During a Tuesday call with reporters, U.S. Sen. Tim Kaine, D-Va., said he had not heard about how a small, recent Medicare change was impacting Valley residents’ ability to get skilled nursing care.

“It’s kind of a little bit of a bait and switch that leads people to believe they’re going to be covered and then it turns out they’re not and then they face medical costs they would have no reason to expect,” Kaine said.

Kaine’s fellow Democratic Senator, Mark Warner, also said a solution must be found.

Warner was unavailable for an interview this week, but a statement was sent to the Daily News-Record on Friday. Rep. Ben Cline, R-Botetourt, also could not be reached for comment since Tuesday afternoon and his staff sent a statement.

“I have heard from several constituents who are frustrated about recent changes to Medicare, and I am committed to working with my Senate colleagues and the Biden Administration to ensure that Medicare meets the needs of our nation’s seniors,” Cline said.

Former longtime Republican House of Delegates Representative and teacher Phoebe Orebaugh, of Broadway, recently spent six days in the hospital, but due to a technicality, those six days did not translate to the three days of inpatient status needed for Medicare to cover the cost of skilled nursing rehab.

The list of services and surgeries counted as inpatient are dwindling due to Medicare changes under previous presidential administrations.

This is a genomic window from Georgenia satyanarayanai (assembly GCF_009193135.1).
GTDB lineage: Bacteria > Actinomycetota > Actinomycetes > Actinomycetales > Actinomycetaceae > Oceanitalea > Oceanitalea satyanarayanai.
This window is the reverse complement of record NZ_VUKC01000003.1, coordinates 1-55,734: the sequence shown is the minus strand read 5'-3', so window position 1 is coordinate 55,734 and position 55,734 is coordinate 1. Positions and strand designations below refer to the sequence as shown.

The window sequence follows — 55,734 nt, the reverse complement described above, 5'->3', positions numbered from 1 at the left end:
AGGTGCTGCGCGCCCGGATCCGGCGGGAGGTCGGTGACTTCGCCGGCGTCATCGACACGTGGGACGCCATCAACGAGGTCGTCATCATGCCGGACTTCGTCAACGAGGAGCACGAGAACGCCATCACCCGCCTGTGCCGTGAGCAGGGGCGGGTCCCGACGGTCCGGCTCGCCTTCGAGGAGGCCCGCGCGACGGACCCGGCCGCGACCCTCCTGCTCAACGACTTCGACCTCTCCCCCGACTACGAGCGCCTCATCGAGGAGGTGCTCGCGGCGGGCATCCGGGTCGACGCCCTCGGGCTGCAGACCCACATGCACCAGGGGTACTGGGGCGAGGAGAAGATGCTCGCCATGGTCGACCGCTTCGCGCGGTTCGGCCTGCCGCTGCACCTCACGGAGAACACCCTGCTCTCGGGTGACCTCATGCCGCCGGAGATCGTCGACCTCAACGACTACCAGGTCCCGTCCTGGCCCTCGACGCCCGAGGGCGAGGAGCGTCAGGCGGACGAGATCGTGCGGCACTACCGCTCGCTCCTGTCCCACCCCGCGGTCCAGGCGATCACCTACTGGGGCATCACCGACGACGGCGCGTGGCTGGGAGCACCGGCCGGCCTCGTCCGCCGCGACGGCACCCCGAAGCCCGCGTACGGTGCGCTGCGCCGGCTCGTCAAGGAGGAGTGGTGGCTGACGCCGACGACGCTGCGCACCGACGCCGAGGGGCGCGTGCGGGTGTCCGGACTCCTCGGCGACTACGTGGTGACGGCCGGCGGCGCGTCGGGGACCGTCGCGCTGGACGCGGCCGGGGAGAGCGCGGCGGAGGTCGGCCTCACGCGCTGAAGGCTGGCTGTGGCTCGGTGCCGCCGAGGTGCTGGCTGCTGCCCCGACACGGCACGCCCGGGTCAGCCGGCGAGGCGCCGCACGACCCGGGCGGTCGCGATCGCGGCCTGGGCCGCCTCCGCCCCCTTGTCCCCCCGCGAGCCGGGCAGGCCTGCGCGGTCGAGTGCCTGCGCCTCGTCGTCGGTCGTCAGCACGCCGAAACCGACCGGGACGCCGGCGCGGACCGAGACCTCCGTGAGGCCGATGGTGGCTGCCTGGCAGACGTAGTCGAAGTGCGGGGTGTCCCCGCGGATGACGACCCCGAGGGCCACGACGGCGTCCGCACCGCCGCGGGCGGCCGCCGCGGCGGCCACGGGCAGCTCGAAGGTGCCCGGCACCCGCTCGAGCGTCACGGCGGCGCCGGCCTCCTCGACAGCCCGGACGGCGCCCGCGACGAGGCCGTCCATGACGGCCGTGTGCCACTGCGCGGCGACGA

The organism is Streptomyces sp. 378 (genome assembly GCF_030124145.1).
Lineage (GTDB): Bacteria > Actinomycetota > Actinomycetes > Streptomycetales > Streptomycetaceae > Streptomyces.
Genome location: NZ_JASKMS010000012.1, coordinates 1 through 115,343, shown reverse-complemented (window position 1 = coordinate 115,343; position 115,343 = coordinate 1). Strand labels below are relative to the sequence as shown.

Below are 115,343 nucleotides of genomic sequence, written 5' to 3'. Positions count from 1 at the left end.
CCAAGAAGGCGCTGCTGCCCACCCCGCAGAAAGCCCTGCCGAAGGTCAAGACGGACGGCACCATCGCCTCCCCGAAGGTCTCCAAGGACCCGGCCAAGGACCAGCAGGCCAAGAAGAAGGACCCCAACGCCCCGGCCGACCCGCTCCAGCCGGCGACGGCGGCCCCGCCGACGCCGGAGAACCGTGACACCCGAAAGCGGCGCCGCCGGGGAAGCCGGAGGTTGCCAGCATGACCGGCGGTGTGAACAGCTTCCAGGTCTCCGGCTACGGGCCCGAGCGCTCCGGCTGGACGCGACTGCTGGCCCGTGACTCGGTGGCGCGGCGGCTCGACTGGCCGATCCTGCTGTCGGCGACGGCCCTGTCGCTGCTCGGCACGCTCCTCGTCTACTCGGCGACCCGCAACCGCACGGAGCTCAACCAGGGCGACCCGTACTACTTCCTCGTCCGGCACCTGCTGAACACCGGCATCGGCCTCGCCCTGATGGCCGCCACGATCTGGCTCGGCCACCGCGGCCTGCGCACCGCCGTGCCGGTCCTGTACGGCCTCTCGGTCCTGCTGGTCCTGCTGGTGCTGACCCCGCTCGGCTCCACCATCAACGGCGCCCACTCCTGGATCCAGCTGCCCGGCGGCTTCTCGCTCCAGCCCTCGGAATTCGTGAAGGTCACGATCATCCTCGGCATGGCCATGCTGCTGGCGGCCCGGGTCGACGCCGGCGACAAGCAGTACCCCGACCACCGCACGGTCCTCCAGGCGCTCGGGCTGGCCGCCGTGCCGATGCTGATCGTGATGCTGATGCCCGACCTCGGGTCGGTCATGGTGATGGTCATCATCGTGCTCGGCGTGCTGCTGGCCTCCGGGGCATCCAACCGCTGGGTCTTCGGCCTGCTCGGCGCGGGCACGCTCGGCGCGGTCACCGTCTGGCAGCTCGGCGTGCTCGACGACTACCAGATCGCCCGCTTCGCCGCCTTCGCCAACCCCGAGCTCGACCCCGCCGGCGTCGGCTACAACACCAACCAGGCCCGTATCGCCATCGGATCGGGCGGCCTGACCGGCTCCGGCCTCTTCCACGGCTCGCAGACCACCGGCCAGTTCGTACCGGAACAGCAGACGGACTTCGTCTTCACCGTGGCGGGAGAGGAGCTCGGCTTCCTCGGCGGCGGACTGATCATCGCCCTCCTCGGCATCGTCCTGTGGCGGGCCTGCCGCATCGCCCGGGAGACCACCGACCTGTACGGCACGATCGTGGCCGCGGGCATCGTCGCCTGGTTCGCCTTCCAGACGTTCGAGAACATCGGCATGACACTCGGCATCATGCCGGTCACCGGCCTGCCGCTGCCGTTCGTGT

Many of the recent changes are due to rules going into effect from an executive order under the Trump administration. The Centers for Medicare and Medicaid Services said the changes increase patient choice, protect taxpayer dollars and lower out-of-pocket costs in the final ruling for calendar year 2021.

But for Orebaugh, the changes don’t make sense when she’s been paying into the program since its creation in 1965.

“It seems like an awful lot of trouble to go through to get what was coming to me in the first place,” she said in a previous interview.

Warner said Medicare recipients have paid into the program over their life with money from their hard work and deserve to get benefits from it.

“In recent years, [Centers for Medicare and Medicaid Services] implemented changes — coupled with harmful executive orders and rulemaking by the previous administration — that weakened the Medicare program,” he said in a statement. “We owe it to Americans who readily rely on their Medicare benefits and coverage to do everything we can — where possible — to reverse harmful changes to better meet the needs of seniors.”

Kaine said there are pieces of legislation coming forward, such as one from Sen. Sherrod Brown, D-Ohio, to address the issue. But the adjustments may not require legislation since one of the impactful changes to Medicare was made by the Trump administration directly.

“There could be a couple of vehicles to accomplish the right result, but that also includes the [Biden] administration maybe being able to make a change administratively that could happen quicker than legislatively,” Kaine said.

Contact Ian Munro at 574-6278 or imunro@dnronline.com. Follow Ian on Twitter @iamIanMunro

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